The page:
If the police have removed your child because they are worried about your child's immediate safety this is called child police protection

The police may have removed your child to a safe place if they were worried about your child’s immediate safety, for example if your child has been left alone.

Social workers may have asked the police to use these powers if they were worried that your child was in immediate danger and needed to be made safe straightaway, but they didn’t have time to apply to court for an order.

If your child has been removed by the police:

  • Your child can stay in police protection for at most 72 hours (three days). The police should ask Children’s Services to look after your child during that time.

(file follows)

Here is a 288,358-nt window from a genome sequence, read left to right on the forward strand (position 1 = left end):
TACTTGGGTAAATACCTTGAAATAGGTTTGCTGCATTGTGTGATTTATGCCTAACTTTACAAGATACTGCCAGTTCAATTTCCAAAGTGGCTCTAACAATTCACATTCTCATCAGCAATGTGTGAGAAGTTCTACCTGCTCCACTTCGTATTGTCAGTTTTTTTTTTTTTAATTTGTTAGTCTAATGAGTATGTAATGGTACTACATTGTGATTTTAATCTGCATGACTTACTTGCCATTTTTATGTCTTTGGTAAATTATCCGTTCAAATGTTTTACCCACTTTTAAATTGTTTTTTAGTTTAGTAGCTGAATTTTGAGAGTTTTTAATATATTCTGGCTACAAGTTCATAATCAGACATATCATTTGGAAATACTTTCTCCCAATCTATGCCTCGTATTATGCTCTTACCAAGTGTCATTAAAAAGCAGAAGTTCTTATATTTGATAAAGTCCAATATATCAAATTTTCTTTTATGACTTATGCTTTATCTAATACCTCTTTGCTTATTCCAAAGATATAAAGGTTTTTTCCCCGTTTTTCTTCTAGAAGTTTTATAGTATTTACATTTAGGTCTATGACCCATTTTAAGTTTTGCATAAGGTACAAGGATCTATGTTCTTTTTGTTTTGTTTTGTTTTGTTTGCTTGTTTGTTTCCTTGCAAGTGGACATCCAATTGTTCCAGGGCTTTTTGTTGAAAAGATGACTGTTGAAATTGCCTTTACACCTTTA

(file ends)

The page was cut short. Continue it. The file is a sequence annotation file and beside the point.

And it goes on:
• Children’s Services should first look to see if anyone in your child’s family network can look after your child before looking at unrelated foster carers. If they place them with a relative that person needs to be assessed as a foster carer by Children’s Services and your child is likely to become looked after.
  • If there isn’t anyone in your family network who can care for your child, or your child’s social worker is not able to approve the relative or friend you have suggested, then your child will stay with an unrelated approved foster carer, or in a residential setting such as a children’s home.
  • If social workers continue to be worried about your child’s safety for longer than this they would need to ask the court to make a Care Order or ask you or someone else with parental responsibility to agree to your child being accommodated.

To find out more see: advice sheet 9: Child protection procedures.